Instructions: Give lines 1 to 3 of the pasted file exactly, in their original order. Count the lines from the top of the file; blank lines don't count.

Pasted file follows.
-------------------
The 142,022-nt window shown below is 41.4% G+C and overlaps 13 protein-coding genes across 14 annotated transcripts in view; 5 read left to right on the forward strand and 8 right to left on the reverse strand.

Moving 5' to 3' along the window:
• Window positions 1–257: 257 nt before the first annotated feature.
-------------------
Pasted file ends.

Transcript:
The 142,022-nt window shown below is 41.4% G+C and overlaps 13 protein-coding genes across 14 annotated transcripts in view; 5 read left to right on the forward strand and 8 right to left on the reverse strand.

Moving 5' to 3' along the window:
• Window positions 1–257: 257 nt before the first annotated feature.